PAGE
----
A company recently placed a classified ad for a Director of Operations position and posted it online and in newspapers. Though 2.7 million saw the ad, only 24 people inquired. The interviews were conducted via webcam, where the interviewer details the requirements and benefits:
1. 135+ hours each week,
2. No breaks,
3. Preferred degrees: Medicine/ finance/ culinary arts,
4. No vacations/ workload increases during the holidays,
5. No pay.
The applicants responded to this job with adjectives such as "insane" and "inhumane." The interviewer then shared that there are billions who currently hold this position: Moms.
This Sunday is Mother's Day. In fact, it will be the 100th Mother's Day in our nation's history. The holiday began with Anna Jarvis as a way to remember her own mother, the wife of a Methodist minister in Grafton, West Virginia. Her mother, Ann Reeves Jarvis, had created "Mother's Day Work Clubs" to help women care properly for their children. After the Civil War, she organized "Mothers' Friendship Day," at which mothers met with Union and Confederate veterans to encourage reconciliation.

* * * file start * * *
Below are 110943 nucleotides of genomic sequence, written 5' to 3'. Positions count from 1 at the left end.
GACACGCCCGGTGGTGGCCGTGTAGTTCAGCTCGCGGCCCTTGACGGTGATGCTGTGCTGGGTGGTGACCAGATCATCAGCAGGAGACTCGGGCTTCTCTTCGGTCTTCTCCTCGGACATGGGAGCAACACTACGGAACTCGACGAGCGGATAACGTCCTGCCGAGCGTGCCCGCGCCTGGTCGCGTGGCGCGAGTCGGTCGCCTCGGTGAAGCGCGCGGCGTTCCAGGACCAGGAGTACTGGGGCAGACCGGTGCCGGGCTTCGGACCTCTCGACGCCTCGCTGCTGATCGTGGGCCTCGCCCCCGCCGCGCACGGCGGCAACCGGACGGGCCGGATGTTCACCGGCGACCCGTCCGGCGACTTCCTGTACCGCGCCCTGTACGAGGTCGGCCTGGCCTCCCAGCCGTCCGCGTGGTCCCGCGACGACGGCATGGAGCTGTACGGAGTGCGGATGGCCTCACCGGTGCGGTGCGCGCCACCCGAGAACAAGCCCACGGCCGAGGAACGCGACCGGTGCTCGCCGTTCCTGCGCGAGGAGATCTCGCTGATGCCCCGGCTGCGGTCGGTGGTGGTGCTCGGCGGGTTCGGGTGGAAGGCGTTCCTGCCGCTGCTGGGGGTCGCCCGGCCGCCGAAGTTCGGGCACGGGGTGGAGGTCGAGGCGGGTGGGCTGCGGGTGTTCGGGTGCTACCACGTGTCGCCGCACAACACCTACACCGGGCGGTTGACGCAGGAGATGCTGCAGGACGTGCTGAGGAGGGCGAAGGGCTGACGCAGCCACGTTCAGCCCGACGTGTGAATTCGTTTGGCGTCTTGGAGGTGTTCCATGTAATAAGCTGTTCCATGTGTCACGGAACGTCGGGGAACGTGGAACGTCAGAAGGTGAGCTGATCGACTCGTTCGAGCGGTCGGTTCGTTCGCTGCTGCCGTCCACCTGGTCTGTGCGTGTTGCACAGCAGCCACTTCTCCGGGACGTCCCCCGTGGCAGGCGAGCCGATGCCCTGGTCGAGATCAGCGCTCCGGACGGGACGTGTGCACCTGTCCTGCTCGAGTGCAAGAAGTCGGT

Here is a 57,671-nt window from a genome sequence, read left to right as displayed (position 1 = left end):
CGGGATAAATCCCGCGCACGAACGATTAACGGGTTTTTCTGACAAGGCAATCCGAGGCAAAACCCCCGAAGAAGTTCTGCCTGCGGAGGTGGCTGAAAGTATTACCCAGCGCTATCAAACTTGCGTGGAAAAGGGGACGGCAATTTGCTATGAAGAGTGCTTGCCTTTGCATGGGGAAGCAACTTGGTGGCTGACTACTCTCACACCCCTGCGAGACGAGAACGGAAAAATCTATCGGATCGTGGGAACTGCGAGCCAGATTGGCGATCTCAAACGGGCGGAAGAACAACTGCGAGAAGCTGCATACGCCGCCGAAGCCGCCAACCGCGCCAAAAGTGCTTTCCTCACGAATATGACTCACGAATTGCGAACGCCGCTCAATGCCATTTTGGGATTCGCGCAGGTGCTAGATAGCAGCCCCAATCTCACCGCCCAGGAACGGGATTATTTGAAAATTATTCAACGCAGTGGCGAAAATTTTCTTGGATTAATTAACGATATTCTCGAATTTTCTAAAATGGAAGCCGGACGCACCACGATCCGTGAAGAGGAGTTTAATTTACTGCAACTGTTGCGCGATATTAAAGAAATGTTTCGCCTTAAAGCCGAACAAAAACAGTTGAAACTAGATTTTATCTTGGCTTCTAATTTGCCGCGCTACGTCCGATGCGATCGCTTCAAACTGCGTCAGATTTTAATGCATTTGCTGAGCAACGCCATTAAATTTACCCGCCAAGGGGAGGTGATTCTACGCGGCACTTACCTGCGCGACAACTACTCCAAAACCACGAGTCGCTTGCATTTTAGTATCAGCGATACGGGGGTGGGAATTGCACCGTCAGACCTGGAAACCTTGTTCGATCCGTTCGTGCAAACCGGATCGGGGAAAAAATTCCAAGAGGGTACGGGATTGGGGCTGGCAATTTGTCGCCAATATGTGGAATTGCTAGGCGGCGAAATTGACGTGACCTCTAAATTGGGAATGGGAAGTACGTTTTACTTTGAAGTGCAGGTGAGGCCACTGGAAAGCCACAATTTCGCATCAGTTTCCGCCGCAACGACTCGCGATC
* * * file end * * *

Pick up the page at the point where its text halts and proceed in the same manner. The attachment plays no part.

Ann Reeves Jarvis died in 1905. Two years later, her daughter held a memorial service for her on the second Sunday in May, the day she had died. The church was filled with 500 carnations, her mother's favorite flower.
Anna Jarvis was so moved by the service that she started a letter-writing campaign to establish a formal holiday honoring mothers. In 1910, West Virginia officially recognized "Mother's Day." In 1914, President Woodrow Wilson signed the law making Mother's Day, the second Sunday in May, a national holiday.
Ironically, the day quickly became too commercialized for its founder's taste. Anna Jarvis spent her latter years trying to remove the holiday from the American calendar, and spent most of her personal wealth on legal fees fighting against profiteers who used Mother's Day to sell their goods.
Motherhood has never been more challenging, or more significant. Our children face temptations unknown to any previous generation, but a mother's influence is still powerful. For instance, Abraham Lincoln was convinced that "no man is poor who has a godly mother."
In terms of influence, every day is Mother's Day. Children are our only eternal possession. These facts make motherhood the highest calling and greatest responsibility. If you're a mother, will you seek God's strength today? If you're not, will you encourage someone who is?
Publication date: May 9, 2014